HOME TheInfoList.com
Providing Lists of Related Topics to Help You Find Great Stuff
[::MainTopicLength::#1500] [::ListTopicLength::#1000] [::ListLength::#15] [::ListAdRepeat::#3]

picture info

Taiwan Province
Taiwan
Taiwan
Province is one of the two administrative divisions of the Republic of China
Republic of China
(ROC) that are officially referred to as "provinces". The province covers approximately 69% of the actual-controlled territory of the ROC, with around 31% of the total population. Geographically it covers the majority of the island of Taiwan
Taiwan
as well as almost all of its surrounding islands, the largest of which are the Penghu
Penghu
archipelago, Green Island, Xiaoliuqiu
Xiaoliuqiu
Island and Orchid Island. Taiwan
Taiwan
Province does not cover territories of the special municipalities of Kaohsiung, New Taipei, Taichung, Tainan, Taipei, and Taoyuan, all of which are located geographically within the main island of Taiwan
[...More...]

"Taiwan Province" on:
Wikipedia
Google
Yahoo
Parouse

picture info

Human Development Index
The Human Development Index
Human Development Index
(HDI) is a composite statistic (composite index) of life expectancy, education, and per capita income indicators, which are used to rank countries into four tiers of human development. A country scores higher HDI when the lifespan is higher, the education level is higher, and the GDP per capita
GDP per capita
is higher. The HDI was developed by Pakistani economist Mahbub ul Haq
Mahbub ul Haq
for the UNDP.[1][2] The 2010 Human Development Report
Human Development Report
introduced an Inequality-adjusted Human Development Index
Human Development Index
(IHDI)
[...More...]

"Human Development Index" on:
Wikipedia
Google
Yahoo
Parouse

Spelling In Gwoyeu Romatzyh
The spelling of Gwoyeu Romatzyh
Gwoyeu Romatzyh
(GR) can be divided into its treatment of initials, finals and tones. GR uses contrasting unvoiced/voiced pairs of consonants to represent aspirated and unaspirated initials in Chinese: for example b and p represent IPA
IPA
[p] and [pʰ]. The letters j, ch and sh represent two different series of initials: the alveolo-palatal and the retroflex sounds. Although these spellings create no ambiguity in practice, readers more familiar with Pinyin should pay particular attention to them: GR ju, for example, corresponds to Pinyin
Pinyin
zhu, not ju (which is spelled jiu in GR). Many of the finals in GR are similar to those used in other romanizations. Distinctive features of GR include the use of iu for the close front rounded vowel spelled ü or simply u in Pinyin
[...More...]

"Spelling In Gwoyeu Romatzyh" on:
Wikipedia
Google
Yahoo
Parouse

picture info

New Taiwan Dollar
New Taiwan
Taiwan
dollar (Chinese: 新臺幣; pinyin: xīn tái bì; sign: NT$; code: TWD) is the official currency of Taiwan. It is subdivided into 100 cents (Chinese: 分; pinyin: fēn), although cents are rarely used in practice. The New Taiwan
Taiwan
dollars has been the currency of Taiwan
Taiwan
since 1949, when it replaced the Old Taiwan
Taiwan
dollar, at a rate of 40,000 old dollars per NT$.[1] In Mandarin, the unit of the dollar is referred to as "元" or "圓" (pinyin: yuán). Since the year 2000, the Central Bank
Bank
of the Republic of China (Taiwan) is the central bank of Taiwan, which currently issues the New Taiwan
Taiwan
dollar
[...More...]

"New Taiwan Dollar" on:
Wikipedia
Google
Yahoo
Parouse

picture info

Foochow Romanized
Foochow Romanized, also known as Bàng-uâ-cê (BUC for short; Chinese: 平話字) or Hók-ciŭ-uâ Lò̤-mā-cê (Chinese: 福州話羅馬字), is a Latin alphabet
Latin alphabet
for the Fuzhou dialect
Fuzhou dialect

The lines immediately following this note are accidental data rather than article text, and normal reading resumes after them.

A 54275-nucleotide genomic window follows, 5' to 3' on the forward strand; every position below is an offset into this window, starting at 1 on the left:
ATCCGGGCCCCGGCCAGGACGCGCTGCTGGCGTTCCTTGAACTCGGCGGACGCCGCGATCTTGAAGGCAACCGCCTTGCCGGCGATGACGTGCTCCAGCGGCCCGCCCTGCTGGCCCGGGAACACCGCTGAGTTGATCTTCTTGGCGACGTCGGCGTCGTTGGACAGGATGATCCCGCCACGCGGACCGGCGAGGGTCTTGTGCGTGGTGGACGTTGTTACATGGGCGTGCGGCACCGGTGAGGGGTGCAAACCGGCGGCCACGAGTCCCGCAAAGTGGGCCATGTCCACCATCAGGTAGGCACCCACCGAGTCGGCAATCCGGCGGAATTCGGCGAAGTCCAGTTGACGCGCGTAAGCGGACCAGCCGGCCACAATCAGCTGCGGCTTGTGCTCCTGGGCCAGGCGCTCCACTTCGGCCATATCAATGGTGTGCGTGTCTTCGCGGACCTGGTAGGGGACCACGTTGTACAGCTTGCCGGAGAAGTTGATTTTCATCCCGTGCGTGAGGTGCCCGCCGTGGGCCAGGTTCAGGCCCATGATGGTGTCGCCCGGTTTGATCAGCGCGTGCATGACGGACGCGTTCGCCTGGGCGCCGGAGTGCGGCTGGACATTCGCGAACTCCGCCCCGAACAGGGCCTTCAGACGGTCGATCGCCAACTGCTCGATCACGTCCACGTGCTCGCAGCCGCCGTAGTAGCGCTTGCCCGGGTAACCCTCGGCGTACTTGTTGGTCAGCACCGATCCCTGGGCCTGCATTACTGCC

of Eastern Min
Eastern Min
adopted in the middle of the 19th century by Western missionaries. It had varied at different times, and became standardized in the 1890s
[...More...]

"Foochow Romanized" on:
Wikipedia
Google
Yahoo
Parouse

picture info

Traditional Chinese Characters
Traditional Chinese characters
Chinese characters
(traditional Chinese: 正體字/繁體字; simplified Chinese: 正体字/繁体字; Pinyin: Zhèngtǐzì/Fántǐzì) are Chinese characters
Chinese characters
in any character set that does not contain newly created characters or character substitutions performed after 1946. They are most commonly the characters in the standardized character sets of Taiwan, of Hong Kong and Macau
Macau
or in the Kangxi Dictionary
[...More...]

"Traditional Chinese Characters" on:
Wikipedia
Google
Yahoo
Parouse

picture info

Simplified Chinese Characters
Simplified Chinese characters
Chinese characters
(简化字; jiǎnhuàzì)[1] are standardized Chinese characters
Chinese characters
prescribed in the Table of General Standard Chinese
Standard Chinese
Characters for use in mainland China. Along with traditional Chinese characters, they are one of the two standard character sets of the contemporary Chinese written language. The government of the People's Republic of China
People's Republic of China
in mainland China has promoted them for use in printing since the 1950s and 1960s to encourage literacy.[2] They are officially used in the People's Republic of China
Republic of China
and Singapore. Traditional Chinese
Traditional Chinese
characters are currently used in Hong Kong, Macau, and the Republic of China
Republic of China
(Taiwan)
[...More...]

"Simplified Chinese Characters" on:
Wikipedia
Google
Yahoo
Parouse

picture info

Standard Chinese
Standard Chinese, also known as Modern Standard Mandarin, Standard Mandarin, or simply Mandarin, is a standard variety of Chinese that is the sole official language of both China
China
and Taiwan
Taiwan
(de facto), and also one of the four official languages of Singapore. Its pronunciation is based on the Beijing
Beijing
dialect, its vocabulary on the Mandarin dialects, and its grammar is based on written vernacular Chinese. Like other varieties of Chinese, Standard Chinese
Standard Chinese
is a tonal language with topic-prominent organization and subject–verb–object word order. It has more initial consonants but fewer vowels, final consonants and tones than southern varieties
[...More...]